New Origin of Life Speculation Featuring Molecular Midwives

Molecular Midwives? Image courtesy of NASA/Jenny Mottar. Joel Kontinen When an article has a title like Molecular ‘Midwives’ Helped Give Birth to RNA we might perhaps not expect to read about empirical science, but then the origin of life b...
by Joel Kontinen on May 17, 2016

Earth’s Twin Is Still Missing, Despite Discovery of Over 1, 200 New Exoplanets

An artist’s impression of Kepler in action. Image courtesy of NASA. Joel Kontinen NASA has announced that its Kepler space observatory has found 1,284 new exoplanets, including roughly 550 Earth-sized ones. Of these, nine may orbit their star...
by Joel Kontinen on May 13, 2016

Wealth of unsuspected new microbes expands tree of life

This is a new and expanded view of the tree of life, with clusters of bacteria (left), uncultivable bacteria called 'candidate phyla radiation' (center, purple) and, at lower right, the Archaea and eukaryotes (green), including humans.Credit: Graphic...
by Geology on Apr 12, 2016

When life returned after a volcanic mass extinction

Representative ImageA worldwide mass extinction 201.5 million years ago wiped out 60 percent of sea life, including coral reefs and shelled marine animals. On land, the dead included many plants as well as giant reptiles that competed with the earlie...
by Geology on Apr 9, 2016

Supernovae showered Earth with radioactive debris

Artist's impression of supernova.Credit: Greg Stewart, SLAC National Accelerator LabAn international team of scientists has found evidence of a series of massive supernova explosions near our solar system, which showered Earth with radioactive debris...
by Geology on Apr 7, 2016

SETI’s Logic: Searching for Life Where It Can’t Exist

SETI is searching for life on planets orbiting red dwarf stars. Image courtesy of NASA/JPL-Caltech. Joel Kontinen The SETI (search for extraterrestrial intelligence) project has used radio telescopes to scan the skies for signs of extraterrestria...
by Joel Kontinen on Apr 5, 2016

Sniffing for Life on Mars: ExoMars Trace Gas Orbiter Goes to Search for Martian Life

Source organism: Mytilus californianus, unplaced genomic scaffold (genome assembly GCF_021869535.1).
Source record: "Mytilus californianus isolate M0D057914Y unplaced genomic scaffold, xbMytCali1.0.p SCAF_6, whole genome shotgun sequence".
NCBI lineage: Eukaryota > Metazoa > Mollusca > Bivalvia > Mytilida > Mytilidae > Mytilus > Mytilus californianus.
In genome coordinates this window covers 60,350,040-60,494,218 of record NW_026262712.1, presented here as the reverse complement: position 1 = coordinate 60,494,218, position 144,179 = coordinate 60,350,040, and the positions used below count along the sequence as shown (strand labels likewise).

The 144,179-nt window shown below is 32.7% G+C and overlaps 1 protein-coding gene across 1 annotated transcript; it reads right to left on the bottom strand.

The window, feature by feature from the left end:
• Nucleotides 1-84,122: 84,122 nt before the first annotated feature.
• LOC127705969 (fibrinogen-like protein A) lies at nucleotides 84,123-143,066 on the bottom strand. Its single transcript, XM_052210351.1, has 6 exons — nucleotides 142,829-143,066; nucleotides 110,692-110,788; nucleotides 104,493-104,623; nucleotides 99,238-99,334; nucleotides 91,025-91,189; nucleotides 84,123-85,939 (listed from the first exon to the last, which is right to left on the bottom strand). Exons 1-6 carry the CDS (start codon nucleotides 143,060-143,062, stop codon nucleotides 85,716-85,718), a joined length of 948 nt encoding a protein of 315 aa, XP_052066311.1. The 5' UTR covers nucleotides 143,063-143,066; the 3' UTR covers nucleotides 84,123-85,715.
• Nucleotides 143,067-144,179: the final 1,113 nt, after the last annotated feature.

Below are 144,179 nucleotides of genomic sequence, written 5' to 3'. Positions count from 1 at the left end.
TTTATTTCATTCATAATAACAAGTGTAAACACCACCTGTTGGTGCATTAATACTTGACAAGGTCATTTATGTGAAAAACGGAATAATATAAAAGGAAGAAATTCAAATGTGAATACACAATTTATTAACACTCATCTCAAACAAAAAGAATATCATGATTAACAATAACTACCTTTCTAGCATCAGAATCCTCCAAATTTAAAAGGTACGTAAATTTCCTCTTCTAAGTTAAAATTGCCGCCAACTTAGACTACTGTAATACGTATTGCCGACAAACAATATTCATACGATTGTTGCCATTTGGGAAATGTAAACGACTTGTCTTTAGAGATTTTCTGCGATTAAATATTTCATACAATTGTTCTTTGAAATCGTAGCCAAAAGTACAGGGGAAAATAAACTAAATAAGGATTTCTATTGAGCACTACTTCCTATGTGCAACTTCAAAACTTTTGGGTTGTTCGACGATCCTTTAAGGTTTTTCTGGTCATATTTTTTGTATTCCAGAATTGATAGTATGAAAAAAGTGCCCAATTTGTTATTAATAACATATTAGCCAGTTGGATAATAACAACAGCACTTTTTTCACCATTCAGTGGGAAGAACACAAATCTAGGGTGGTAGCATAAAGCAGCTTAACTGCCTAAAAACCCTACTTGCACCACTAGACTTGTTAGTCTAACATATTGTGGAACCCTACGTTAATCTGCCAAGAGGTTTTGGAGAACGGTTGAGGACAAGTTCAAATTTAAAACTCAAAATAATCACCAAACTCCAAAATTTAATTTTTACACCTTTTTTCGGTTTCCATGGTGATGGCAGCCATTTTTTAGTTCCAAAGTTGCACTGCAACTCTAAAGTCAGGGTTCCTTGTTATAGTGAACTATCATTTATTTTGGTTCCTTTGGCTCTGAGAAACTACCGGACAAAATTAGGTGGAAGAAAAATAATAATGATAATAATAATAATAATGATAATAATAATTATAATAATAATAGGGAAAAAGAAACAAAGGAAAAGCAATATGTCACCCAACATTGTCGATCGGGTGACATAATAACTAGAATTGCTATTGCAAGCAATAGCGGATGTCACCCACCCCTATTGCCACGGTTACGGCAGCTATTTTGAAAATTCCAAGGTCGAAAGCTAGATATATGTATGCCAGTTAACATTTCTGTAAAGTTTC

An artist’s impression of the ExoMars Trace Gas Orbiter. Image courtesy of ATG medialab/ESA. Joel Kontinen The evolutionary worldview has life popping up in all places where it could potentially be possible. Next week, the European Space Agen...
by Joel Kontinen on Mar 10, 2016

Earth Is Extremely Unique, New Study Suggests

Earthrise suggests there’s no place like home. Image courtesy of NASA/Goddard/Arizona State University. Joel Kontinen 700 quintillion is a huge number: “a 7 followed by 20 zeros,” as Nathaniel Scharping puts it in Discover magazine. Tha...
by Joel Kontinen on Feb 25, 2016

Examining how terrestrial life's building blocks may have first formed

How did life begin? This is one of the most fundamental questions scientists puzzle over. To address it, they have to look not just back to the primordial Earth, but out into space. Now, scientists propose in the Journal of the American Chemical Soci...
by Geology on Feb 4, 2016

Modern microbial ecosystems provide window to early life on Earth

Elongate nested stromatolites, previously unknown in Hamelin Pool.Credit: Pamela Reid, Ph.D., UM Rosenstiel School of Marine and Atmospheric ScienceNew research from a University of Miami (UM) Rosenstiel School of Marine and Atmospheric Science-led s...
by Geology on Feb 4, 2016